Tuesday, 9 November 2010

The Buddhist Kathina Festival


The Buddhist Kathina Festival is a time when the relationship between the monastic and lay parts of the community is celebrated. 2,500 years ago, the Lord Buddha made his monks and nuns materially dependent on the generosity of his lay disciples and this ensured that his teachings would stay alive through the medium of these relationships.

The history of this festival is that in the Lord Buddha’s time the rainy season in India made travel particularly difficult and so the Sangha (the monastics) had to stay in one place. This rainy period lasted three months and became knows as the Vassa or Rains Retreat.

Once, the rainy season caught up with a group of thirty monks and they were forced to stay where they were and at the end of the rains they continued their journey. When they reported this to the Buddha he rewarded them for their endurance by allowing them to gather cloth to make robes and then awarding this to one of the most deserving monks. The frame on which the robes were made and stitched was called a Kathina and this is how the festival got its name.

This year was particularly special as Luang Por Sumedho (at the age of 76 years) is planning retire to Thailand and this year will be his last year attending this festival in this country. Luang Por Sumedho was integral in establishing the Forest Sangha tradition in the United Kingdom. He was central in establishing Amaravati Buddhist Monastery (where he is now Abbott) and Chithurst Buddhist Monastery (where he was the first Abbott.)

The day’s programme was as follows:

9:00 Arrive at the monastery
10:00 Refuges & Precepts in the Dhamma hall
10:30 Rice Pindapat & Meal Offering
1:30 Ceremony of the offering of Kathina cloth
2:30 Farewell Offering to Luang Por
3:00 Dhamma talk by Luang Por
7:30 Evening Puja and Meditation

It was raining lightly when I arrived but that cleared and soon after 10.00 the sun appeared from behind the clouds although it stayed quite chilly as the wind was fresh.
It was a lovely day, great fun as well as being spiritually and emotionally moving.

Monday, 25 October 2010

Jonathan Dee, Astrologer & Author 1957 - 2010

It's very sad that we learn of the passing of Jonathan Dee last week as a result of a brain haemorrhage. A regular contributor to radio and television programmes, he was also the writer of over eighty books on historical or mind, body, spirit subjects with translations into ten languages. These included subjects such as Tarot, Runes, Feng Shui, Ancient Egypt and of course Astrology. Jon was also an expert Egyptologist, as well as being an established artist and illustrator.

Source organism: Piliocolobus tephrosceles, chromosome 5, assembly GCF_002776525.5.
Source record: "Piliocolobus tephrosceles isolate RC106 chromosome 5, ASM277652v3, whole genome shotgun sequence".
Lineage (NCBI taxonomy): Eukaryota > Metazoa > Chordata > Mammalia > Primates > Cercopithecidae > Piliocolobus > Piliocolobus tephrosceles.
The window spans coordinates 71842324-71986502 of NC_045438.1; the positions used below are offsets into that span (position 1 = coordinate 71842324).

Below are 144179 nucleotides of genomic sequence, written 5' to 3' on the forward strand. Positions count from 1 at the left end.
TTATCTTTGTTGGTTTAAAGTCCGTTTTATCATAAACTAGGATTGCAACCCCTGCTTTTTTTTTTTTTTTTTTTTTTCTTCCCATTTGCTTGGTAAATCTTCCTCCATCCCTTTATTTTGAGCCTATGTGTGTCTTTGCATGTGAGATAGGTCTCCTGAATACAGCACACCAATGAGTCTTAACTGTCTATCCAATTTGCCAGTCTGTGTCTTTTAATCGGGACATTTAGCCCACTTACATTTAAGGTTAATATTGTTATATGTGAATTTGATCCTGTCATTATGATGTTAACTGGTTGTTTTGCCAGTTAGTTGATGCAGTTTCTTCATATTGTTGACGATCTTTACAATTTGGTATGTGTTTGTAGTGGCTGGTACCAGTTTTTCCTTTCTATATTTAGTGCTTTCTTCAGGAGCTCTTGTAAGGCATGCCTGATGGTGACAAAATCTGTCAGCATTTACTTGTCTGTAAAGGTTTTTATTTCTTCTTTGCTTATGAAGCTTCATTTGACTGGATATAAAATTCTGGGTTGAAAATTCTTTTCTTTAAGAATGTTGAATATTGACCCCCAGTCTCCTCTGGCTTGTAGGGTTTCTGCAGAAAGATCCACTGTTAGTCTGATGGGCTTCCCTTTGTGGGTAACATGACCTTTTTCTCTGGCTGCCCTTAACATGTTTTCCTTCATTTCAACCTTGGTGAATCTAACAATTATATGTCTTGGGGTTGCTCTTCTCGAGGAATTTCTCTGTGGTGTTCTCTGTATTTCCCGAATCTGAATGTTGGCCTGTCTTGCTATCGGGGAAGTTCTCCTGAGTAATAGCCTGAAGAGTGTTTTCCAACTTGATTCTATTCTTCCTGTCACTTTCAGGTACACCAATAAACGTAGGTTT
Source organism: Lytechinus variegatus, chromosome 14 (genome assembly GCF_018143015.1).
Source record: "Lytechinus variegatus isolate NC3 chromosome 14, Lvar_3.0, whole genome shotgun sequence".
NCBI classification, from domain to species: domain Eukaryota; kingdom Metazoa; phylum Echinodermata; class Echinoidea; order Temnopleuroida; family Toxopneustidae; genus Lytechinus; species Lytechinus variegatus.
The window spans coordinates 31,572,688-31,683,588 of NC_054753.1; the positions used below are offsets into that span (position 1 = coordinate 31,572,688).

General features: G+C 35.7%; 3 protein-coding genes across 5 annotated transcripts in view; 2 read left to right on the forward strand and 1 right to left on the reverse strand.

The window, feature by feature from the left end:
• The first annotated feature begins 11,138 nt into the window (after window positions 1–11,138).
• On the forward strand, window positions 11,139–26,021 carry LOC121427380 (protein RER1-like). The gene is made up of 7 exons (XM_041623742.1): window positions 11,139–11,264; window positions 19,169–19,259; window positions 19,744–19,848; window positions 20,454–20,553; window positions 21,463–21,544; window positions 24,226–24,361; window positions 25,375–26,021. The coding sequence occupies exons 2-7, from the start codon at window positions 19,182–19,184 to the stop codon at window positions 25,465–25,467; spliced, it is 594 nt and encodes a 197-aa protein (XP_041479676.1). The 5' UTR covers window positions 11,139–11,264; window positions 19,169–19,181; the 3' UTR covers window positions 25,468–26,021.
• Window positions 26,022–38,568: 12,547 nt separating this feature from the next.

Jonathan was the resident astrologer on BBC Radio Wales for over 20 years and a long-term member of the British Astrological and Psychic Society. I met Jonathan less than two weeks ago at the UK Tarot Conference 2010 where he gave an entertaining talk on the Major Arcana of the Tarot.

My first Tarot deck, complete with book, was the Jonathan Dee Tarot Pack, reviewed here on Aeclectic Tarot http://www.aeclectic.net/tarot/cards/jonathan-dee/


Wednesday, 20 October 2010

Time Travel through Music


Music. What is music...pleasing harmonious sounds by one or more voices or instruments? Yes, of course it is but it's so much more than that. A certain piece of music can instantly transport us to a different time and/or place. It's almost like a form of time travel and along with that comes all the emotional stuff.

I find that some songs have such an emotional hold over me that I can't listen to them without becoming taken over by the memories they hold. Daft maybe but they are so deeply entrenched in my psyche and hold such vivid memories of particular times of my life.

How is it that we can remember so many words of so many songs from so long ago - without even trying. An interesting project for the future would be a timeline of my life....in songs.

Tuesday, 5 October 2010

To diet or not to diet?


For almost as long as I can remember I have been on some sort of diet. After my first child was born I found I needed to lose weight which was hardly surprising considering my daily afternoon visit to the cake shop whilst I was pregnant. I worked hard on a diet I found in a magazine and lost the weight I needed to and more - magic! I now had absolute power! Until the next pregnancy and then I was back to square one but I lost it again.......and again, after the third baby was born.

From then on my size varied between size 10 and size 14 but it was always a struggle to maintain a sensible weight...and it still is. And then, of course, there is the wardrobe full of three different sizes.

I have never succumbed to particular types of diets eg Cambridge, Atkins, food combining etc., just concentrated on low fat and low calorie and, of course, the dreaded exercise. There have been periods when I have been to the gym five times a week or swam a mile a day at the local pool, been running, walking, cycling...all of these things work well if you can keep them up. And that's really the crux of the matter. It's easier when one has a goal to focus on, a certain date to lose the weight by or a holiday to look good on but when it's a weight maintenance goal...not good as this is for ever and nothing at the end of it to look forward to.